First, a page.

Incubators: Building community networks and developing open educational resources to integrate bioinformatics into life science education

Elizabeth F. Ryder, William R. Morgan, Michael Sierk, Samuel S. Donovan, Sabrina D. Robertson, Hayley C. Orndorf, Anne G. Rosenwald, Eric W. Triplett, Elizabeth Dinsdale, Mark A. Pauley, William E. Tapprich

Research output: Contribution to journalArticlepeer-review

8 Scopus citations


While it is essential for life science students to be trained in modern techniques and approaches, rapidly developing, interdisciplinary fields such as bioinformatics present distinct challenges to undergraduate educators. In particular, many educators lack training in new fields, and high-quality teaching and learning materials may be sparse. To address this challenge with respect to bioinformatics, the Network for the Integration of Bioinformatics into Life Science Education (NIBLSE), in partnership with Quantitative Undergraduate Biology Education and Synthesis (QUBES), developed incubators, a novel collaborative process for the development of open educational resources (OER). Incubators are short-term, online communities that refine unpublished teaching lessons into more polished and widely usable learning resources. The resulting products are published and made freely available in the NIBLSE Resource Collection, providing recognition of scholarly work by incubator participants. In addition to producing accessible, high-quality resources, incubators also provide opportunities for faculty development. Because participants are intentionally chosen to represent a range of expertise in bioinformatics and pedagogy, incubators also build professional connections among educators with diverse backgrounds and perspectives and promote the discussion of practical issues involved in deploying a resource in the classroom. Here we describe the incubator process and provide examples of beneficial outcomes. Our experience indicates that incubators are a low cost, short-term, flexible method for the development of OERs and professional community that could be adapted to a variety of disciplinary and pedagogical contexts.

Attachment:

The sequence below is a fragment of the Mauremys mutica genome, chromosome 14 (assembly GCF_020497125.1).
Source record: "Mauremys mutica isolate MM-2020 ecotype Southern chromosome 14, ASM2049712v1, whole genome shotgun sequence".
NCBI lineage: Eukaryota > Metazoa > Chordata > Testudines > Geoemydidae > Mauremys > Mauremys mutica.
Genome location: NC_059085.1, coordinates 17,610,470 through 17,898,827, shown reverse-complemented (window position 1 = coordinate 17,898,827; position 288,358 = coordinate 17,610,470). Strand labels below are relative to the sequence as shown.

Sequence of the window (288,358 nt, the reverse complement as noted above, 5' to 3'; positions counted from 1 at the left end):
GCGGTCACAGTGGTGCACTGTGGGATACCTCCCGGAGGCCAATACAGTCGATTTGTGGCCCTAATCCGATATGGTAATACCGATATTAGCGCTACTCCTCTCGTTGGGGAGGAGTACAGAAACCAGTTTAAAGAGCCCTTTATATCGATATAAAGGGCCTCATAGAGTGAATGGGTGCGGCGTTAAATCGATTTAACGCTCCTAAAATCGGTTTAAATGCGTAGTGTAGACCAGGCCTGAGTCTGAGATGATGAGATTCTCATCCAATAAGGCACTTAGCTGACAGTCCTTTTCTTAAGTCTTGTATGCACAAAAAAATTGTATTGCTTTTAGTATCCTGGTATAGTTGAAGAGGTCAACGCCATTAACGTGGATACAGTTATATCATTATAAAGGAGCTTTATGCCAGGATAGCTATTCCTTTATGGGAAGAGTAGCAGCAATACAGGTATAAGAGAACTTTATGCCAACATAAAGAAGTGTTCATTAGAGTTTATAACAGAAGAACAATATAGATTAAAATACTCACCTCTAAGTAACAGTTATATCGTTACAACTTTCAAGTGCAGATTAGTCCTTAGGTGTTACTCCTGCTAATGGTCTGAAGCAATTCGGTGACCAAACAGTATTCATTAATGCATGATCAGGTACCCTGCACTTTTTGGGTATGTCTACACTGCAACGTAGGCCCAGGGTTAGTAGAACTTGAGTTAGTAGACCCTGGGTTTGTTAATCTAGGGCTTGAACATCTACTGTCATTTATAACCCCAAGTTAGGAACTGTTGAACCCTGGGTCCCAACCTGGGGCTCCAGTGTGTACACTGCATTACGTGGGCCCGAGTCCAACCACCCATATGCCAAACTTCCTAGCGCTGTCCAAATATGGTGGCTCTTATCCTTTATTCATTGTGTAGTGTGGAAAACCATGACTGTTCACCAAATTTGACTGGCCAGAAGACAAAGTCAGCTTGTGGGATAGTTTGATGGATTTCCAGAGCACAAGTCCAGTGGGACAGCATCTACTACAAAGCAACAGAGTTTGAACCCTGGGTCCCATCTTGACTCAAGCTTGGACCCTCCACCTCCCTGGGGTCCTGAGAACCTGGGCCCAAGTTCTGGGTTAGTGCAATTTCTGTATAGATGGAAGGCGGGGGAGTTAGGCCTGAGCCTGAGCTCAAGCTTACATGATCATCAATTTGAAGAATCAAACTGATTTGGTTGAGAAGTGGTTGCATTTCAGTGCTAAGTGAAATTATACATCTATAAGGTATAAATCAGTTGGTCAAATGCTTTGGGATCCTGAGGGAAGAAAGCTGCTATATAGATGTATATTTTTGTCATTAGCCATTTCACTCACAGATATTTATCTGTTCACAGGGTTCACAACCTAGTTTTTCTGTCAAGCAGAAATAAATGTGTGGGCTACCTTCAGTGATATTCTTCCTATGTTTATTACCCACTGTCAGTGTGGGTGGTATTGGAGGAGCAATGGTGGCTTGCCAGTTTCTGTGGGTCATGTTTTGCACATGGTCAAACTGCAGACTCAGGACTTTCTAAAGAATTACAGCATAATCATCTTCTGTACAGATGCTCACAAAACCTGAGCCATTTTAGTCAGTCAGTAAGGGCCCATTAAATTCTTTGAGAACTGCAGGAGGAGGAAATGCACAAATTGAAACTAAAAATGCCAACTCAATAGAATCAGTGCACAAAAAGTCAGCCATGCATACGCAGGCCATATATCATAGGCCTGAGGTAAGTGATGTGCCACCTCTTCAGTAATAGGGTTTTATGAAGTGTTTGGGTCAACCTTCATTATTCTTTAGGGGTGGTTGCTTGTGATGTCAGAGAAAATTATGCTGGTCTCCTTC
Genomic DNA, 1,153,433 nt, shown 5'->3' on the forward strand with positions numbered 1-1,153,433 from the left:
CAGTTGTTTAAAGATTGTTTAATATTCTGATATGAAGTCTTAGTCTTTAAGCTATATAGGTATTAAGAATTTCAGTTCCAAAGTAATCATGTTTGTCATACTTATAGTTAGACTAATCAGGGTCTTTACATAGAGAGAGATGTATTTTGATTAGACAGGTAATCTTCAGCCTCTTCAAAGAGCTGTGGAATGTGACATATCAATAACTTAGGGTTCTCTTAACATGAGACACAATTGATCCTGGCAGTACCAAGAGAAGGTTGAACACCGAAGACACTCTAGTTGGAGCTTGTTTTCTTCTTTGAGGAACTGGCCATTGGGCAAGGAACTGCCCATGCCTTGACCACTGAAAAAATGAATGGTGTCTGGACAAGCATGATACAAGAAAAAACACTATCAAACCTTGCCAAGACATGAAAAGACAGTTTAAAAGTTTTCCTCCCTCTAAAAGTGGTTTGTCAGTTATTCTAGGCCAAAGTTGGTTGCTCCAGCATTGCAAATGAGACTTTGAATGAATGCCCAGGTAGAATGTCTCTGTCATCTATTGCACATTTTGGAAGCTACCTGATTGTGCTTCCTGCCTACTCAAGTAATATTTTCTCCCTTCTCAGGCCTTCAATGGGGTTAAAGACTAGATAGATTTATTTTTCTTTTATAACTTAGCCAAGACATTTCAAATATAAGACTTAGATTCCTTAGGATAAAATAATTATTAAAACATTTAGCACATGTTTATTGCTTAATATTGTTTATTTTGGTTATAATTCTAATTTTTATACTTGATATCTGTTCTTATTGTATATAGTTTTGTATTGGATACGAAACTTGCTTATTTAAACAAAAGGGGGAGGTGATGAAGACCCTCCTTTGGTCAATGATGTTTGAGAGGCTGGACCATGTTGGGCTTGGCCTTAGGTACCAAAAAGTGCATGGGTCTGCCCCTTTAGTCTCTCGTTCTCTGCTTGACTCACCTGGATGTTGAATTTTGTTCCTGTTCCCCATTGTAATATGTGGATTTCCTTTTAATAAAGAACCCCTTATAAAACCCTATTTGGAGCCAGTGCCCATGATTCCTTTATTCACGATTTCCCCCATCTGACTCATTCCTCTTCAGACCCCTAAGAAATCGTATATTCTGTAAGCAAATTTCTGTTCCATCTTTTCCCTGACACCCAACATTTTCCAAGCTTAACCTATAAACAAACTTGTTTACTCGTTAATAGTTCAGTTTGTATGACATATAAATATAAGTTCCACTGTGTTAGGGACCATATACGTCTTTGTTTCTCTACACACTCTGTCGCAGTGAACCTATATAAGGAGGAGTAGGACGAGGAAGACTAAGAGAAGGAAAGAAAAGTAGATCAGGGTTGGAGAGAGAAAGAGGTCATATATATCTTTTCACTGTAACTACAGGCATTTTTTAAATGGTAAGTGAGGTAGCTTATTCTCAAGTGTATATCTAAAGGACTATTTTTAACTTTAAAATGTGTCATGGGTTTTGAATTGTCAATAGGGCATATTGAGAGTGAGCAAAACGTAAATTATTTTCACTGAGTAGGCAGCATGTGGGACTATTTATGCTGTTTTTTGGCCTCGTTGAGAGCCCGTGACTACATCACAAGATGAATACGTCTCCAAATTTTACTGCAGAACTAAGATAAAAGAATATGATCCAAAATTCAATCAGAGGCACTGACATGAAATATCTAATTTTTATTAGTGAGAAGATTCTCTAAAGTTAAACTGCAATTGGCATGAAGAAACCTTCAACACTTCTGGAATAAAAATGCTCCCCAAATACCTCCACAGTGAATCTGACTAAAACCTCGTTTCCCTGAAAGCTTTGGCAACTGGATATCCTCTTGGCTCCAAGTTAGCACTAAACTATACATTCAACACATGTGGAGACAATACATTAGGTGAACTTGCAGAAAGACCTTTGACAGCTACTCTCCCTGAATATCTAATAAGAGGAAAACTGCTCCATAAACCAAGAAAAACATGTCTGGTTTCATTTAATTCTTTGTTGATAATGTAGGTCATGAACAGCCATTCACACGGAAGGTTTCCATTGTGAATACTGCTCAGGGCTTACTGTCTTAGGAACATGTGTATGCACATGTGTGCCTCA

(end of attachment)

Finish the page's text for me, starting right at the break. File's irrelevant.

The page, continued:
Original languageEnglish (US)
Pages (from-to)381-390
Number of pages10
JournalBiochemistry and Molecular Biology Education
Issue number4
StatePublished - Jul 1 2020


  • community networks
  • general education for science majors
  • genomics proteomics bioinformatics
  • integration of courses
  • learning and curriculum design
  • open educational resource (OER)
  • original models for teaching and learning
  • professional development
  • scholarship of teaching and learning

ASJC Scopus subject areas

  • Biochemistry
  • Molecular Biology


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